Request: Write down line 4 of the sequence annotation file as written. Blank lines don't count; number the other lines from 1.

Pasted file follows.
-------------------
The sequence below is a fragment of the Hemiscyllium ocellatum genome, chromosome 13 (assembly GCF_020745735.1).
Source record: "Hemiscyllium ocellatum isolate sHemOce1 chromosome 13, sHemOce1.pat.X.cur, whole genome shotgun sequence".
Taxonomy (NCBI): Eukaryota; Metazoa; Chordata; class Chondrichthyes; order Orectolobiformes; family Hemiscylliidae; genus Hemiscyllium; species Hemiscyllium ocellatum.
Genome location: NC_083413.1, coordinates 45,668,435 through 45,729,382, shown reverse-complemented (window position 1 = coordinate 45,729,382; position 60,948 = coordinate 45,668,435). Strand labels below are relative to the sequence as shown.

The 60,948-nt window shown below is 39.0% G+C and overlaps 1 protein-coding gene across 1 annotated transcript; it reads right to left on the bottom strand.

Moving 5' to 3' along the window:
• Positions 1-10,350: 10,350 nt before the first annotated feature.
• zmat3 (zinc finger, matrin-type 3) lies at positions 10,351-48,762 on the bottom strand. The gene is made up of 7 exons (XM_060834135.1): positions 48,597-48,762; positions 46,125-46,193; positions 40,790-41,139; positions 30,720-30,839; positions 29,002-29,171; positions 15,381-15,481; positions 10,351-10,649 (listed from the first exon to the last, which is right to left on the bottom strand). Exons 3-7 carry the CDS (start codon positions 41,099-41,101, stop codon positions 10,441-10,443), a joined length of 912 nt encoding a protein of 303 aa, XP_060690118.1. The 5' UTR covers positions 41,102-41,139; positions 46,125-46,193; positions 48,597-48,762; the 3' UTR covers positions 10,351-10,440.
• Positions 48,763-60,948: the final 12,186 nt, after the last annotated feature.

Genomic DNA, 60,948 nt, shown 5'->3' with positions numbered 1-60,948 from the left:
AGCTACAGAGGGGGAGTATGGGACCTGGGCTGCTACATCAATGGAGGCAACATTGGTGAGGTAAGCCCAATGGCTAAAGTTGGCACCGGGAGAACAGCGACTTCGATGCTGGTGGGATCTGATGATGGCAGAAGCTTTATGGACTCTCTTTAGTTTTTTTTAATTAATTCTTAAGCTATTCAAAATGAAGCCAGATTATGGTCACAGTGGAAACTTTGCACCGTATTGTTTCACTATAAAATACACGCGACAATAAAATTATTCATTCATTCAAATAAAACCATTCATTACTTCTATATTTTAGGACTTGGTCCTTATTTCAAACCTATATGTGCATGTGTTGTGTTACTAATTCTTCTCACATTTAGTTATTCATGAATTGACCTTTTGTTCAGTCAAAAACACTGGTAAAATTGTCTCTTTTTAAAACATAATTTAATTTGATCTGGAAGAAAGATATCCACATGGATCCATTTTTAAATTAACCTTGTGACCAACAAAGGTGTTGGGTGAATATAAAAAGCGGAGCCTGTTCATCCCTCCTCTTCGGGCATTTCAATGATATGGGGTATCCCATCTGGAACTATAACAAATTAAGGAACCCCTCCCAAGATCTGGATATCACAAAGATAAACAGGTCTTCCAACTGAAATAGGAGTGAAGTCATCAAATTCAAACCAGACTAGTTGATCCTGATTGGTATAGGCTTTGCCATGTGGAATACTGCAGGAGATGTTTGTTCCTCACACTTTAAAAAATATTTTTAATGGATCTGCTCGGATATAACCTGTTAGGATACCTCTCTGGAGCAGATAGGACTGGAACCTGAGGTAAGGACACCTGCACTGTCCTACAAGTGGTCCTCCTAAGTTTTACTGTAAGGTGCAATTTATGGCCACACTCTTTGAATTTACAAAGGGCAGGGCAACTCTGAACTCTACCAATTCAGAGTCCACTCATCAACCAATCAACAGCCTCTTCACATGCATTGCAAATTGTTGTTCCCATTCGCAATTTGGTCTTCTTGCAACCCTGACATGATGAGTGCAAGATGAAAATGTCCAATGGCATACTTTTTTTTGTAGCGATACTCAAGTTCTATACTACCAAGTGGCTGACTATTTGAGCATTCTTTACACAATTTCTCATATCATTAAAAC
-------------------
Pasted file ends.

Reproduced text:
Genome location: NC_083413.1, coordinates 45,668,435 through 45,729,382, shown reverse-complemented (window position 1 = coordinate 45,729,382; position 60,948 = coordinate 45,668,435). Strand labels below are relative to the sequence as shown.